Watch this film. It is unlike others. You will find things to love in it.
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7/10
THE OWL AND THE PUSSYCAT (Herbert Ross, 1970) ***
Bunuel197628 December 2007
This is another film I had missed out on a number of times on Cable TV in the past. It's considered something of a censorship milestone with the treatment of taboo subjects such as prostitution, homosexuality and pornography – not to mention the proliferation of bad language throughout (unfortunately, the DVD is said to contain the slightly edited PG-rated version, which cuts some brief nudity involving female lead Barbra Streisand and her use of the f-word in one scene)!

With this in mind, one has to consider the development which the comedy genre underwent during this time: from the mildly risqué sophisticated antics of the Doris Day/Rock Hudson films of the early 1960s to the cynical anxiety-ridden variety that started emanating towards the tail-end of the decade – with which the likes of Jack Lemmon, George Segal (the male lead of this film) and, in particular, Woody Allen (since he was his own writer and mostly directed himself as well) are forever associated.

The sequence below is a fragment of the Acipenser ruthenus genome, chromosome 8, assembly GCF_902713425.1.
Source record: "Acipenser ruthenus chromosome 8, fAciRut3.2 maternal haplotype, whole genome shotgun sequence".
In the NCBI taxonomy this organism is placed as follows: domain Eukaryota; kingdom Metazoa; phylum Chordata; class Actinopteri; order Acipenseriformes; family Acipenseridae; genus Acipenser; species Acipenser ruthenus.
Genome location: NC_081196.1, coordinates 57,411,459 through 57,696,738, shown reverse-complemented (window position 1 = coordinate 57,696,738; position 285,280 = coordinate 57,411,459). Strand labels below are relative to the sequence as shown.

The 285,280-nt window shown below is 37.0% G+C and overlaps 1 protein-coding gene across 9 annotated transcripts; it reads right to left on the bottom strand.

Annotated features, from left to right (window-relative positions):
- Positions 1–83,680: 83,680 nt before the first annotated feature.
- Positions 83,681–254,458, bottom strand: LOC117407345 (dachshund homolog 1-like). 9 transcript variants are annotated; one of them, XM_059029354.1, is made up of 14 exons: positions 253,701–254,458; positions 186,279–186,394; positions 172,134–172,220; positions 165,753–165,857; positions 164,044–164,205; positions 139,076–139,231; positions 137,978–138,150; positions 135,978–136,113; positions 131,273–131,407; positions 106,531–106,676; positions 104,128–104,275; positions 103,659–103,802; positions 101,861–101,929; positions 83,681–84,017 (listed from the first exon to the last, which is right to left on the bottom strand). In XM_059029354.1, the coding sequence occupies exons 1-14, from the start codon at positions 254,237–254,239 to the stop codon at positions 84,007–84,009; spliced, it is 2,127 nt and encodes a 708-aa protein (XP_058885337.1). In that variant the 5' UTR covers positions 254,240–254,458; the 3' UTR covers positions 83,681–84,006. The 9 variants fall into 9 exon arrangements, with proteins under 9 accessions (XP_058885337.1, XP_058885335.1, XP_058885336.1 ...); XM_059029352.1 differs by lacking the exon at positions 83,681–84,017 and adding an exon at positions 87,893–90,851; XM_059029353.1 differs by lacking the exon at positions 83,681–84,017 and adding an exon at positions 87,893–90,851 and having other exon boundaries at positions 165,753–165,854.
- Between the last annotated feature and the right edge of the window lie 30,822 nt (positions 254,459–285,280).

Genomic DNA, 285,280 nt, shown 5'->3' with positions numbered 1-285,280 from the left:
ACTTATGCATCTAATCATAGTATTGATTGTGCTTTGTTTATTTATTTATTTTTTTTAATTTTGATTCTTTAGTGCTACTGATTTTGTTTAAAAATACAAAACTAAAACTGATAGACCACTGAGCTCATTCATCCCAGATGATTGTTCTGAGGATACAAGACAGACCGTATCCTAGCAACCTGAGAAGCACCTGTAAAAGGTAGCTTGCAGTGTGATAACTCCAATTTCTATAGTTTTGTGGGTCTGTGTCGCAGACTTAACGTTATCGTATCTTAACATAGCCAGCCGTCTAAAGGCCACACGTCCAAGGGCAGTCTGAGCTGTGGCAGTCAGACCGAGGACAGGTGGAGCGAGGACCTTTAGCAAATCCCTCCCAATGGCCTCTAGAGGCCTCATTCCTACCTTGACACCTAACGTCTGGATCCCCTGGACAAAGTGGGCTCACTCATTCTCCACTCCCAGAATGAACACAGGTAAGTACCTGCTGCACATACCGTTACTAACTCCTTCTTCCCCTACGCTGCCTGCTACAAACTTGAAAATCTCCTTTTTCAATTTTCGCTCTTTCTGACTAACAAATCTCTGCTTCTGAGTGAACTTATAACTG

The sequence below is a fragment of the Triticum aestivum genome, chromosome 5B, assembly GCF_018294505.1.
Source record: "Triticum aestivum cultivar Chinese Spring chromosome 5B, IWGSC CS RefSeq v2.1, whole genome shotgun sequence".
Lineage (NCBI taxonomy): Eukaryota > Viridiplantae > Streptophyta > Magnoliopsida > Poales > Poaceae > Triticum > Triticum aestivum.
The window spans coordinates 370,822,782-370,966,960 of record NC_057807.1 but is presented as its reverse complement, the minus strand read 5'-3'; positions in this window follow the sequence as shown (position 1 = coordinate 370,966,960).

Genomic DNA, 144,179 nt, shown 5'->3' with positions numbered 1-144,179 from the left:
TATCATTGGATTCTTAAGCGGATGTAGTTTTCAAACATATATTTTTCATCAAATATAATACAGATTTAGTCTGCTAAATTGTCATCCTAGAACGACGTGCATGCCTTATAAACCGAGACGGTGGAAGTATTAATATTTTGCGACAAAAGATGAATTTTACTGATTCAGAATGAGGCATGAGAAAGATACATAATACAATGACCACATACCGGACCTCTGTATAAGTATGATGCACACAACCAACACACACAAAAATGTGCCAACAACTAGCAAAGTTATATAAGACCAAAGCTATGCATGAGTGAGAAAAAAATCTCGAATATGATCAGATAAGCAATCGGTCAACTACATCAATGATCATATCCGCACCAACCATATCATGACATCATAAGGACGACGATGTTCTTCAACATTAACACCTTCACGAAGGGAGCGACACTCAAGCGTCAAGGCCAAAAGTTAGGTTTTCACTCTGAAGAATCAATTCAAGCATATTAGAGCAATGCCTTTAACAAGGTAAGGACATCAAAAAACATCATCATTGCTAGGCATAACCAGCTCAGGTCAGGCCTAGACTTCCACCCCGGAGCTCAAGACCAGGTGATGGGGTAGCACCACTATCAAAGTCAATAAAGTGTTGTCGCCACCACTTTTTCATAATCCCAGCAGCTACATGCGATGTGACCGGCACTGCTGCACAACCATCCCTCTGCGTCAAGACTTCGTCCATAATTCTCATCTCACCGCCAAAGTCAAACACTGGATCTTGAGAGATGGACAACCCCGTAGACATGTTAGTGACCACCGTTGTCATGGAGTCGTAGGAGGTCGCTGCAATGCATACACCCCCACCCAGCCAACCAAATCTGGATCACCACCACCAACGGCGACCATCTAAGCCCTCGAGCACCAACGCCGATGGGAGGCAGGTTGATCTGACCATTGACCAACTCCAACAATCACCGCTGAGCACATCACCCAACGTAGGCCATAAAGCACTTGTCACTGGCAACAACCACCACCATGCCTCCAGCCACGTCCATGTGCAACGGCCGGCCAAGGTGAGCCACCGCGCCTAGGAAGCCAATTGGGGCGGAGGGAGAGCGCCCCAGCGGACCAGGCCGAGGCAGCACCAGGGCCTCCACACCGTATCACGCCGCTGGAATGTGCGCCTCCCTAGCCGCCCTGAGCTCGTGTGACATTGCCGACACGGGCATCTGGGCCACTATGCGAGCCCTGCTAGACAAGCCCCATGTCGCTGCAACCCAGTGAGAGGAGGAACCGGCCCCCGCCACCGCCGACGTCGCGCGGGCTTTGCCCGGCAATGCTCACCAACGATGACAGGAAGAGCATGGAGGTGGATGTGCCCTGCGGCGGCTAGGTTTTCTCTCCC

THE OWL AND THE PUSSYCAT is also notable for giving the current female singing sensation – Barbra Streisand – her first non-musical role; in fact, it led to other wacky comedy vehicles: foremost among them WHAT'S UP, DOC? (1972; Peter Bogdanovich's updating of the Howard Hawks classic BRINGING UP BABY [1938]) and FOR PETE'S SAKE (1974; whose trailer, included on the Columbia R2 DVD of the film under review, makes it seem like a good deal of fun). Thanks largely to his role in the film, Segal went on to do his fair share of sex comedies up till the early 1980s – with the most successful among them being A TOUCH OF CLASS (1973), which I should be acquiring shortly.